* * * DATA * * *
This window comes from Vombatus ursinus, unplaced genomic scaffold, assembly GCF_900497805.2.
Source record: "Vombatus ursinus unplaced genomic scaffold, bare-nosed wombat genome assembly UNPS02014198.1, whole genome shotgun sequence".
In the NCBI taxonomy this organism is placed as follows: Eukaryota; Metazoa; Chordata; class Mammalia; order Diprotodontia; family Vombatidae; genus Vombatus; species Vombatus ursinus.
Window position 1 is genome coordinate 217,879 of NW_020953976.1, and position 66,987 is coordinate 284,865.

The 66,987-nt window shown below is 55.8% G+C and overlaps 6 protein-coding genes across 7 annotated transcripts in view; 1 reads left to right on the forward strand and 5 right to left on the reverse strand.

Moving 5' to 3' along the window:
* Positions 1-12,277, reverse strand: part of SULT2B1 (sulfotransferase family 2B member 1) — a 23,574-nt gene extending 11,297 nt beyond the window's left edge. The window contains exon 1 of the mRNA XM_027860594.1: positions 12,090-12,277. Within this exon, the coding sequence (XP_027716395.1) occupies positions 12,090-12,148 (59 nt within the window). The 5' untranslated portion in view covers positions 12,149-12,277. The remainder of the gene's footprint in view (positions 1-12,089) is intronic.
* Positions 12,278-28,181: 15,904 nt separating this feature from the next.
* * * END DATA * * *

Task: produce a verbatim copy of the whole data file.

This window comes from Vombatus ursinus, unplaced genomic scaffold, assembly GCF_900497805.2.
Source record: "Vombatus ursinus unplaced genomic scaffold, bare-nosed wombat genome assembly UNPS02014198.1, whole genome shotgun sequence".
In the NCBI taxonomy this organism is placed as follows: Eukaryota; Metazoa; Chordata; class Mammalia; order Diprotodontia; family Vombatidae; genus Vombatus; species Vombatus ursinus.
Window position 1 is genome coordinate 217,879 of NW_020953976.1, and position 66,987 is coordinate 284,865.

The 66,987-nt window shown below is 55.8% G+C and overlaps 6 protein-coding genes across 7 annotated transcripts in view; 1 reads left to right on the forward strand and 5 right to left on the reverse strand.

Moving 5' to 3' along the window:
* Positions 1-12,277, reverse strand: part of SULT2B1 (sulfotransferase family 2B member 1) — a 23,574-nt gene extending 11,297 nt beyond the window's left edge. The window contains exon 1 of the mRNA XM_027860594.1: positions 12,090-12,277. Within this exon, the coding sequence (XP_027716395.1) occupies positions 12,090-12,148 (59 nt within the window). The 5' untranslated portion in view covers positions 12,149-12,277. The remainder of the gene's footprint in view (positions 1-12,089) is intronic.
* Positions 12,278-28,181: 15,904 nt separating this feature from the next.